A Science Communicator’s Perspective on THE FIRST PATIENT by Scientist Ben Santer

<Photo of Ben Santer, Climate Scientist>
Dr. Ben Santer
Lawrence Livermore National Laboratory Member
U.S. National Academy of Sciences

Recapturing First Impressions

I am a climate scientist, not a medical doctor. You might therefore ask why I am writing a blog post about “The First Patient”. Other commentators on this unique documentary have taken gross anatomy classes. They are much more qualified to assess how well “The First Patient” captures their own personal experience of this centuries-old rite of passage. They were in similar dissection rooms, under similar bright lights, with similar smells and sounds. They witnessed and participated in the same gradual peeling away of layers of the body, the same discovery of functional beauty under the skin, and the same revealing of a whole new world of tissues, blood vessels, bones, organs, tendons, ligaments, and neurons. Those who have been through this rite of passage – like my friend Dr. Hernando Garzon – have affirmed that “The First Patient” recaptures the same strange mixture of awe, apprehension, and queasiness that they once experienced.

Finding The Human Connection

I watched this documentary through the lens of a science communicator. In my job, I try to distill the complexities of the atmosphere and ocean into plain English. I am always interested in learning from others – in seeing how the best science communicators tackle difficult subjects, capture and sustain the attention of lay audiences, educate those audiences, and find ways of establishing human connection.

Teaching About Shared Humanity

“The First Patient” achieves all of these things. Dissection of the human body would seem to be a “difficult subject” for documentary treatment. But from beginning to end, I was captured and captivated. The human body is a vehicle for educating the thoughtful and articulate medical students in the film. The film is a vehicle for teaching us about our own shared humanity. We are able to see the different trajectories that brought the students to the dissection room in Rochester. We are introduced to the cancer survivor, the soldier, the guy who pumped gas at the gas station, the student with poor grades, the employee from the fast food restaurant. The Hindu, and the Sikh, and the Moslem, and the Christian. The runner and the rower and the photographer and the dog-walker. Each of these students develops an individual voice. Each responds to the dissection of their own “First Patient” in a different way. By the end of the film, we care about all of the students in the gross anatomy class. We accompanied them, for a brief period of time, on an incredible personal journey of discovery.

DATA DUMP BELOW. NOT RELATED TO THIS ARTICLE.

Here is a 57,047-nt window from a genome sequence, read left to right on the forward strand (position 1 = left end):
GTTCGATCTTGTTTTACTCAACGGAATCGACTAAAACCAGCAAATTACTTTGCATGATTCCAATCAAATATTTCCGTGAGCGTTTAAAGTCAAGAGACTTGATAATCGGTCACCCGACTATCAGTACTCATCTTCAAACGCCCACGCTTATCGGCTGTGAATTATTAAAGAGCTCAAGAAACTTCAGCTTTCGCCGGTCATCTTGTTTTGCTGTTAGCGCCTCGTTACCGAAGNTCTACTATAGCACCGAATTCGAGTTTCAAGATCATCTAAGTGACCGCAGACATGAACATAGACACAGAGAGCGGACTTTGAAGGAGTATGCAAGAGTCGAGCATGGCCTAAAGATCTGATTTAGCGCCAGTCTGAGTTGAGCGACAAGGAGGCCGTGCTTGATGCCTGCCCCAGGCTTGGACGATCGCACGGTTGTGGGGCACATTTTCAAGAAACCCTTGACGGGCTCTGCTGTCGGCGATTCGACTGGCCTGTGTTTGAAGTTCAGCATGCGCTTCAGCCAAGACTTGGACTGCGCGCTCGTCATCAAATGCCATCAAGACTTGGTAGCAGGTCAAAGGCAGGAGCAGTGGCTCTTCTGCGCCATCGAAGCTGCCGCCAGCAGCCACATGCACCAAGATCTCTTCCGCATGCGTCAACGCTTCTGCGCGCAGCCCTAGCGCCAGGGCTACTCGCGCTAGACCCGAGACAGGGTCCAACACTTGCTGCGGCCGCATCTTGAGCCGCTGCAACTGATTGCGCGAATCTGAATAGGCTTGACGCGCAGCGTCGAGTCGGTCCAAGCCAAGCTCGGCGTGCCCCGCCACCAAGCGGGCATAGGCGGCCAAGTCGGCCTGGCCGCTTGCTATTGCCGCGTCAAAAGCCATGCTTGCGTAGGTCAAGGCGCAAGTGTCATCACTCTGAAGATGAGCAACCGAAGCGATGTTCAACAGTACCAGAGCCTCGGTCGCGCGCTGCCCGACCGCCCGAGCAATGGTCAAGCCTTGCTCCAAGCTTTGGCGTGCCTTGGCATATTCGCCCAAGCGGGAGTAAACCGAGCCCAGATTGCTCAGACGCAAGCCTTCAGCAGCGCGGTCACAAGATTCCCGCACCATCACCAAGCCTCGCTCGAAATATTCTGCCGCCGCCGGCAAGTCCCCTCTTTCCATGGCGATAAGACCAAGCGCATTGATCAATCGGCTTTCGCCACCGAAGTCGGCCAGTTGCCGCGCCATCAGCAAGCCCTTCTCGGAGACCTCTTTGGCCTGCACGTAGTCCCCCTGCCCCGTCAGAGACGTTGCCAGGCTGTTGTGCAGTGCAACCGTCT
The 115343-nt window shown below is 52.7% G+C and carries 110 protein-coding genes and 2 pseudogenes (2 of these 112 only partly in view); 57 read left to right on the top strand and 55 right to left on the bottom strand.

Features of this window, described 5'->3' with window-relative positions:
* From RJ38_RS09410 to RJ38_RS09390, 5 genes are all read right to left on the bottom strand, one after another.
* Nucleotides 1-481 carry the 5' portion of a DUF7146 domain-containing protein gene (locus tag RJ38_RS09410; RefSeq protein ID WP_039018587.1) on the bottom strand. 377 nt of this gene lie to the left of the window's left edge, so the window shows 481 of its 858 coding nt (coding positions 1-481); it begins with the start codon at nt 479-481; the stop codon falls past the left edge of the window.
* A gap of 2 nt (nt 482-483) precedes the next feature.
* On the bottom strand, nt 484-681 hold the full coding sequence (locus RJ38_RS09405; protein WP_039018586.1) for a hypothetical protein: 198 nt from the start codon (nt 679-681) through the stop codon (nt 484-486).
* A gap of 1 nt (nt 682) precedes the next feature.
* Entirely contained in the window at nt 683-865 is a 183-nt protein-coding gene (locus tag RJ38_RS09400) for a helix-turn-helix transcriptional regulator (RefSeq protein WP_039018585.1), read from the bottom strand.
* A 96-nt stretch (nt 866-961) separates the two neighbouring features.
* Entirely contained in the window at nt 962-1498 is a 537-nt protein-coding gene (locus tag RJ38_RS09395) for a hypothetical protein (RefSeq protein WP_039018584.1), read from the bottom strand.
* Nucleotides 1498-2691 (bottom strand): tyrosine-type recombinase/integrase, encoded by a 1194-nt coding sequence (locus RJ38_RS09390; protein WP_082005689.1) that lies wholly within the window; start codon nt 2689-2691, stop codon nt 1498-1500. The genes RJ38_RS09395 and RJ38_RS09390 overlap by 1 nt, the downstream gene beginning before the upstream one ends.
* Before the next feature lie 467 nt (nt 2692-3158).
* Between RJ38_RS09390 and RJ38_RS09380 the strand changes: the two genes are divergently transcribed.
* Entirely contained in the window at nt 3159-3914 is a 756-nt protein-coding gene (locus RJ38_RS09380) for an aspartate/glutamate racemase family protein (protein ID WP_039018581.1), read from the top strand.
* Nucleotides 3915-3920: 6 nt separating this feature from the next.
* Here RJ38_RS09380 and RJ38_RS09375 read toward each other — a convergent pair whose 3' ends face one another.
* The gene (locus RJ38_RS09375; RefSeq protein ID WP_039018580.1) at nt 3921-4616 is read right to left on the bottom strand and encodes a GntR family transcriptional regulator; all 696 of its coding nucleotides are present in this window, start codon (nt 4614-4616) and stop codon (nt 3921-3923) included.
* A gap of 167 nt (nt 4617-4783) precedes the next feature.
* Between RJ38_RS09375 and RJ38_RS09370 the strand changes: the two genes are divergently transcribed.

Learning The Beauty Beneath The Surface

What did they learn? They learned about the beauty beneath the surface. That the body is “especially beautiful on the inside”; that there is art in anatomy; that the seamless functioning of heart and brain and circulatory system and nerves and muscles is like an orchestra, with many different sections contributing to the overall symphony. They learned that even your enemies have the same anatomy; that the act of dissection reveals commonalities of architecture and function. In exploring human anatomy, they discovered that more unites us than divides us – a particularly important lesson in today’s world.

A Miraculous, Transformational Experience

They learned to how to work together as a team, with individuals from different cultures and religious backgrounds. Big fish from small ponds were placed in an environment with other brilliant young minds, and then confronted with the humbling reality that there are many “really bright people” in the world. They held a heart and a brain in their hands – a miraculous, transformational experience. Their perspectives on the human body were forever transformed. Looking at a wife, a husband, a stranger on the bus, they would now see and understand the interplay of muscles behind the smile, the miraculous things that sustained life every second without any conscious human intervention. As one student put it: “I know what’s underneath you!”

Reconciling Science And Personal Faith

They learned how to make a mapping between two-dimensional imagery – the world of ultrasound, MRI scans, and X-rays – and the three-dimensional structures they were dissecting. They experienced the difficulties of reconciling science and personal faith. They were forced to confront their own mortality, and to recognize that the body on the table represented their own ultimate fate. As one student put it, “That will be you, some day”.

Finding Life In Confronting Death

And finally, in confronting death, face-to-face, they enhanced their own desire to work towards the preservation of life.

Preciousness Of Life

It is unlikely that I will ever experience what these young women and men did in their first gross anatomy class. But “The First Patient” has given me a small window into their world. It is a valuable reminder of the preciousness of life.

Dr. Ben Santer
Lawrence Livermore National Laboratory
Member, U.S. National Academy of Sciences